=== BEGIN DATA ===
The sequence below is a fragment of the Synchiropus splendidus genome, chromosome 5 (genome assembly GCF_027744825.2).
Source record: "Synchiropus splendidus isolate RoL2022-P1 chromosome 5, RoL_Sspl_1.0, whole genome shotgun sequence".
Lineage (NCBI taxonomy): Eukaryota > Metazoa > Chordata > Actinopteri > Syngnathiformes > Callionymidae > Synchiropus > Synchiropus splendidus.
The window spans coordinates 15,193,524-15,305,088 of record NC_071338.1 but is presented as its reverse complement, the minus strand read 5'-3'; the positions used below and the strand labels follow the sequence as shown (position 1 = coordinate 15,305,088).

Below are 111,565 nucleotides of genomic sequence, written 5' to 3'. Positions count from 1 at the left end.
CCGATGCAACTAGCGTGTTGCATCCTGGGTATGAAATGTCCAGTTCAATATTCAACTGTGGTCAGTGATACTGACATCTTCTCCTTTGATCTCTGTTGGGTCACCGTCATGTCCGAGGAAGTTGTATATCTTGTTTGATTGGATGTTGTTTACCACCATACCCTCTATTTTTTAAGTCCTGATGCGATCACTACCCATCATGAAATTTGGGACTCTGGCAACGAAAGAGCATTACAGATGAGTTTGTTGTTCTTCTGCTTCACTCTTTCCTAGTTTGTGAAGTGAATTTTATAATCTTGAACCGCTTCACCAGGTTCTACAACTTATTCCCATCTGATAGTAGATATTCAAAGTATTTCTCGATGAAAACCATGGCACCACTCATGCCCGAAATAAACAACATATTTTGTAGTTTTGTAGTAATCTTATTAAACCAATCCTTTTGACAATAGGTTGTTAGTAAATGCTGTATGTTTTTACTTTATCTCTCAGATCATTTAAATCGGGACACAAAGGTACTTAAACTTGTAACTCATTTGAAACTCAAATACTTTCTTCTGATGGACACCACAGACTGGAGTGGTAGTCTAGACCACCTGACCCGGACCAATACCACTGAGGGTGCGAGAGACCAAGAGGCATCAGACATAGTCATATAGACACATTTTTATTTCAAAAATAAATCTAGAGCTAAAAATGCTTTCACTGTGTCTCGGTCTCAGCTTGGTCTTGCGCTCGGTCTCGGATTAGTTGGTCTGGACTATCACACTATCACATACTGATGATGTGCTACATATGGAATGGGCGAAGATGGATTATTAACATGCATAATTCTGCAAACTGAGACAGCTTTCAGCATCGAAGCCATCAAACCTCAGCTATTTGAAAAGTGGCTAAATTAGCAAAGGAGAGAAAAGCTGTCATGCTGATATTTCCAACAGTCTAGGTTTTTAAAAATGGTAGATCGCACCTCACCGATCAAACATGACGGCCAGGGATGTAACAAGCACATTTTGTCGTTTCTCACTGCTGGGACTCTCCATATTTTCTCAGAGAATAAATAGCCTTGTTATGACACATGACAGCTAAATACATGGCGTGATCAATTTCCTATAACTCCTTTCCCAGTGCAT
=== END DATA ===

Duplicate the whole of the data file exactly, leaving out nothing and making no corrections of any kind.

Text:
The sequence below is a fragment of the Synchiropus splendidus genome, chromosome 5 (genome assembly GCF_027744825.2).
Source record: "Synchiropus splendidus isolate RoL2022-P1 chromosome 5, RoL_Sspl_1.0, whole genome shotgun sequence".
Lineage (NCBI taxonomy): Eukaryota > Metazoa > Chordata > Actinopteri > Syngnathiformes > Callionymidae > Synchiropus > Synchiropus splendidus.
The window spans coordinates 15,193,524-15,305,088 of record NC_071338.1 but is presented as its reverse complement, the minus strand read 5'-3'; the positions used below and the strand labels follow the sequence as shown (position 1 = coordinate 15,305,088).

Below are 111,565 nucleotides of genomic sequence, written 5' to 3'. Positions count from 1 at the left end.
CCGATGCAACTAGCGTGTTGCATCCTGGGTATGAAATGTCCAGTTCAATATTCAACTGTGGTCAGTGATACTGACATCTTCTCCTTTGATCTCTGTTGGGTCACCGTCATGTCCGAGGAAGTTGTATATCTTGTTTGATTGGATGTTGTTTACCACCATACCCTCTATTTTTTAAGTCCTGATGCGATCACTACCCATCATGAAATTTGGGACTCTGGCAACGAAAGAGCATTACAGATGAGTTTGTTGTTCTTCTGCTTCACTCTTTCCTAGTTTGTGAAGTGAATTTTATAATCTTGAACCGCTTCACCAGGTTCTACAACTTATTCCCATCTGATAGTAGATATTCAAAGTATTTCTCGATGAAAACCATGGCACCACTCATGCCCGAAATAAACAACATATTTTGTAGTTTTGTAGTAATCTTATTAAACCAATCCTTTTGACAATAGGTTGTTAGTAAATGCTGTATGTTTTTACTTTATCTCTCAGATCATTTAAATCGGGACACAAAGGTACTTAAACTTGTAACTCATTTGAAACTCAAATACTTTCTTCTGATGGACACCACAGACTGGAGTGGTAGTCTAGACCACCTGACCCGGACCAATACCACTGAGGGTGCGAGAGACCAAGAGGCATCAGACATAGTCATATAGACACATTTTTATTTCAAAAATAAATCTAGAGCTAAAAATGCTTTCACTGTGTCTCGGTCTCAGCTTGGTCTTGCGCTCGGTCTCGGATTAGTTGGTCTGGACTATCACACTATCACATACTGATGATGTGCTACATATGGAATGGGCGAAGATGGATTATTAACATGCATAATTCTGCAAACTGAGACAGCTTTCAGCATCGAAGCCATCAAACCTCAGCTATTTGAAAAGTGGCTAAATTAGCAAAGGAGAGAAAAGCTGTCATGCTGATATTTCCAACAGTCTAGGTTTTTAAAAATGGTAGATCGCACCTCACCGATCAAACATGACGGCCAGGGATGTAACAAGCACATTTTGTCGTTTCTCACTGCTGGGACTCTCCATATTTTCTCAGAGAATAAATAGCCTTGTTATGACACATGACAGCTAAATACATGGCGTGATCAATTTCCTATAACTCCTTTCCCAGTGCAT